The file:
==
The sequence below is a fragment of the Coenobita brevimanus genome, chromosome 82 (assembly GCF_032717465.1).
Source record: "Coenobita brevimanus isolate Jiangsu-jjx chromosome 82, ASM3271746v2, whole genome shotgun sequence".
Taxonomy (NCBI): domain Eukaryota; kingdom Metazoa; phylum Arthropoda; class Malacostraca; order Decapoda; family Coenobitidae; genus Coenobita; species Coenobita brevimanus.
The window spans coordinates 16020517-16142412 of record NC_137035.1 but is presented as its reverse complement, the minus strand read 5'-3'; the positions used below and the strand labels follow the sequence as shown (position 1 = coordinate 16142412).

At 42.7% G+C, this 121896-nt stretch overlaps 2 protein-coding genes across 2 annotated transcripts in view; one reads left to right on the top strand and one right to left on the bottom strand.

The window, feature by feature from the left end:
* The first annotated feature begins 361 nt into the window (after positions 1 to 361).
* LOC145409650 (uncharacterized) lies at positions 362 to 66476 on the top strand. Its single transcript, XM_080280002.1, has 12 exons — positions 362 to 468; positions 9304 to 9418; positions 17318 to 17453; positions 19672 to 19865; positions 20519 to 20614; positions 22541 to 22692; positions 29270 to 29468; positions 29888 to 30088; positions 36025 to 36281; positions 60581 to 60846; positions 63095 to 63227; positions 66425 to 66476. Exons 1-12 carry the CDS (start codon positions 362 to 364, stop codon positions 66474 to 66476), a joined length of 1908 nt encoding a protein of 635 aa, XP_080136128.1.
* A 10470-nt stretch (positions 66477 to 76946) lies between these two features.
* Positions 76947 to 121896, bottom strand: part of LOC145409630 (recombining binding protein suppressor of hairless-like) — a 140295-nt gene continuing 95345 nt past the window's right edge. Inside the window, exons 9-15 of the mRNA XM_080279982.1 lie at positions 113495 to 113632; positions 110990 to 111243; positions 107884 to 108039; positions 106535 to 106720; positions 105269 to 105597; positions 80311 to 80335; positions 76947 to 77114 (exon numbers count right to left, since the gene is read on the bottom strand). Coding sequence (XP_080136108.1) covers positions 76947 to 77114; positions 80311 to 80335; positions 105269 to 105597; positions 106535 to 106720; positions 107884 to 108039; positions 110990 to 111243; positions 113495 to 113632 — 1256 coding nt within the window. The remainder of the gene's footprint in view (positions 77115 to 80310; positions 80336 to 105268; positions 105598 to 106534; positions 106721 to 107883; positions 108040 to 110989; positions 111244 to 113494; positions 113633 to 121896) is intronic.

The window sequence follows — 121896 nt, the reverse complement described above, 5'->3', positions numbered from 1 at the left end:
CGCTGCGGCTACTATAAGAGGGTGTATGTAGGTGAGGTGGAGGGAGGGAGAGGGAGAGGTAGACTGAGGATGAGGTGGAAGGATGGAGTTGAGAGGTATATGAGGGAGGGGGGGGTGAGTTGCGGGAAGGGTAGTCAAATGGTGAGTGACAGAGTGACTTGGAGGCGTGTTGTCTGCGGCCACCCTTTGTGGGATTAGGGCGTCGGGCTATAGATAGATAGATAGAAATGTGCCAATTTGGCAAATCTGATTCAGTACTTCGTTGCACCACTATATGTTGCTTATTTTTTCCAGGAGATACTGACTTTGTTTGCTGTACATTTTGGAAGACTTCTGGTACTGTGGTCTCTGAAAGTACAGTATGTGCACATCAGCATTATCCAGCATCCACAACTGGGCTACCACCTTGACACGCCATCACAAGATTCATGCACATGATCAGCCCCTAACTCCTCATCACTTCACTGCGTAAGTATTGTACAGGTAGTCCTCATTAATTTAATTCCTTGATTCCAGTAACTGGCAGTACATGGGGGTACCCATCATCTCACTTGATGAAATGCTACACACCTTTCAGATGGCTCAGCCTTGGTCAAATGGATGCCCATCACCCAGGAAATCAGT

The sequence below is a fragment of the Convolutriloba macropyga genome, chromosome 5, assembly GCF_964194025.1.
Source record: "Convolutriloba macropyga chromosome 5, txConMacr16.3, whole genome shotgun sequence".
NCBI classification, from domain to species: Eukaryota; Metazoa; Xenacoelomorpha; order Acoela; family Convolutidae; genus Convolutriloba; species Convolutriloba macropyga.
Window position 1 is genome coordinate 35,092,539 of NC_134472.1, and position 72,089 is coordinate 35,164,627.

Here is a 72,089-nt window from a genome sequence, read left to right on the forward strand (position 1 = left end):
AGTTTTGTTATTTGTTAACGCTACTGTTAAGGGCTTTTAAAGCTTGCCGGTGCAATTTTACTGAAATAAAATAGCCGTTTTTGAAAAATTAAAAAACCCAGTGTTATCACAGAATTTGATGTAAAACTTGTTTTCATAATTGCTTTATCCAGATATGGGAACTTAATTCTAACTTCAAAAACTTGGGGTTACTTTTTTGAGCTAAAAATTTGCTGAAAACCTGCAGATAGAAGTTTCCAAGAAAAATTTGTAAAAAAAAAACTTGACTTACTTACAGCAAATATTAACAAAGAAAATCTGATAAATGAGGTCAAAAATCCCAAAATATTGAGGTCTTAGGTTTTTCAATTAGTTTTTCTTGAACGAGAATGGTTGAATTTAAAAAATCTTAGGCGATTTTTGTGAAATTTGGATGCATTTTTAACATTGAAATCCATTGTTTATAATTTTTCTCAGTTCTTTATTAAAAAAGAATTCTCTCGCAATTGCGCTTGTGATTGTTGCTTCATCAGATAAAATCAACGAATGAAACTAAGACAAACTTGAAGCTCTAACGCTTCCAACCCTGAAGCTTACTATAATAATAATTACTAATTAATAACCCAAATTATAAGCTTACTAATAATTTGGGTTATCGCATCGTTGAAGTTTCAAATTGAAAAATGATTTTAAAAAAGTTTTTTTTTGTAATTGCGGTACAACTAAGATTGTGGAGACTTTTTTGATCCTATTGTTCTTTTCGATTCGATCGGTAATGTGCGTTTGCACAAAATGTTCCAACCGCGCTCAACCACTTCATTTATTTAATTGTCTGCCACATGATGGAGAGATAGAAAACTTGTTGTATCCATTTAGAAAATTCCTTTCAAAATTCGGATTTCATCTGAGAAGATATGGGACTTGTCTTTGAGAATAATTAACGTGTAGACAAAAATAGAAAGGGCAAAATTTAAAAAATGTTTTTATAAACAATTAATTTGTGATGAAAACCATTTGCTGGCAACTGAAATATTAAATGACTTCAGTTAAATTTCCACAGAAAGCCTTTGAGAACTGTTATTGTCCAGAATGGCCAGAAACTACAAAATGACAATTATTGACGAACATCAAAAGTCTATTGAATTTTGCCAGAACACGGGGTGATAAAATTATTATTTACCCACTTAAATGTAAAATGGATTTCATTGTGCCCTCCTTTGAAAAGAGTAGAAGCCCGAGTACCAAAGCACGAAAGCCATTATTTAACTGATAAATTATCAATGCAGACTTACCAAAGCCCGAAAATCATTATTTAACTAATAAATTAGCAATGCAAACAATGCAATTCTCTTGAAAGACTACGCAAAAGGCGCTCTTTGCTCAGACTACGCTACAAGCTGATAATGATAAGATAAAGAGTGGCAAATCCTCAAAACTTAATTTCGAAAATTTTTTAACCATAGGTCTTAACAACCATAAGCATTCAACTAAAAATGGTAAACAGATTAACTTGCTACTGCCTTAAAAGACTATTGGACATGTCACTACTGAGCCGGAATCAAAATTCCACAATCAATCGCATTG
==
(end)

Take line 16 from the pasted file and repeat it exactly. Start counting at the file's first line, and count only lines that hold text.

Window position 1 is genome coordinate 35,092,539 of NC_134472.1, and position 72,089 is coordinate 35,164,627.